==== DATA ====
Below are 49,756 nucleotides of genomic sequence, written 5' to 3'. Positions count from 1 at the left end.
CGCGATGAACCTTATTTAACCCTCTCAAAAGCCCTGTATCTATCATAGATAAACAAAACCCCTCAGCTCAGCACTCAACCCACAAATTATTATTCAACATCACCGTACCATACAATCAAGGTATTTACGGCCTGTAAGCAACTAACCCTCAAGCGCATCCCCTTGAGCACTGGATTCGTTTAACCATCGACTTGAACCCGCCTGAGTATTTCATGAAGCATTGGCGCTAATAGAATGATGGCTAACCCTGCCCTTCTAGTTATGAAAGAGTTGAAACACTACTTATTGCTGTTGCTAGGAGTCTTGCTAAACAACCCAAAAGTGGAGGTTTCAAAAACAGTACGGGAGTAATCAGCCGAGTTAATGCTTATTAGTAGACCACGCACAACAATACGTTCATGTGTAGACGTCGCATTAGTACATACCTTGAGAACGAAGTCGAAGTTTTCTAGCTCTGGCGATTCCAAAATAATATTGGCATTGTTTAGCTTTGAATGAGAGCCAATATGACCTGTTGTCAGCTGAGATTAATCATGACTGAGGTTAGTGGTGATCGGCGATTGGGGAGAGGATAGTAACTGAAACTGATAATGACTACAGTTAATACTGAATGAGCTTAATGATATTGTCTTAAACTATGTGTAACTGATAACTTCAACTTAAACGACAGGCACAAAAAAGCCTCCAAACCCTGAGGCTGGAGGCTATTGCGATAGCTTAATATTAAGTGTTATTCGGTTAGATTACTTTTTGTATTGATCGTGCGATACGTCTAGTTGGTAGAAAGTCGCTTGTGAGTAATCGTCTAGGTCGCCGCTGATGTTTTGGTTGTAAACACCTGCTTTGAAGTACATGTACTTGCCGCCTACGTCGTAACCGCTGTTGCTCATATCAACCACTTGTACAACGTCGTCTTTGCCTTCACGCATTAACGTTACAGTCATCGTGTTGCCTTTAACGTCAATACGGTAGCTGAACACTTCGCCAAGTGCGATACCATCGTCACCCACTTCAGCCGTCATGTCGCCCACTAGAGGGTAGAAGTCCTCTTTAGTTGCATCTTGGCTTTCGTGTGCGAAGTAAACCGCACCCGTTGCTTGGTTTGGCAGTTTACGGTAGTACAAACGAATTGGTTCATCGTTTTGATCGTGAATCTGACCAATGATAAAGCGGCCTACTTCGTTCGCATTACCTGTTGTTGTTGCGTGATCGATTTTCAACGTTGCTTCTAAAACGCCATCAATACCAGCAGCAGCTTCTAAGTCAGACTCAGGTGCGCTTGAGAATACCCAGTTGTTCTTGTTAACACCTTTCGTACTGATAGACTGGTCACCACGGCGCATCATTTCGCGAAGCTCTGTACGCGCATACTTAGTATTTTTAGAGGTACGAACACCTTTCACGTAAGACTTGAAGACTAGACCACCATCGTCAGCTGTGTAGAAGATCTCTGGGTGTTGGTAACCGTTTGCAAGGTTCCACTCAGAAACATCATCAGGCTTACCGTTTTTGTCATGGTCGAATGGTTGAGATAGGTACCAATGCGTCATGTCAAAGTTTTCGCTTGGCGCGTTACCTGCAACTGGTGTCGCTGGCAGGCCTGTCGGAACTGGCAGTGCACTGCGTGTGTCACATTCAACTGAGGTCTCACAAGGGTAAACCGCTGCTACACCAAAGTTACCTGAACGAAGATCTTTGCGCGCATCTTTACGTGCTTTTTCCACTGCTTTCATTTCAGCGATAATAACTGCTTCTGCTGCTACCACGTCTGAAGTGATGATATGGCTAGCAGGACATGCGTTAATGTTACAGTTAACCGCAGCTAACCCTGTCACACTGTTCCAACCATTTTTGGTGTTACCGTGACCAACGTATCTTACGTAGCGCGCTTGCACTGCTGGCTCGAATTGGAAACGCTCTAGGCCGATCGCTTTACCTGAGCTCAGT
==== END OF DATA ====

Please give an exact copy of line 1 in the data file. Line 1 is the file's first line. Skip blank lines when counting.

Below are 49,756 nucleotides of genomic sequence, written 5' to 3'. Positions count from 1 at the left end.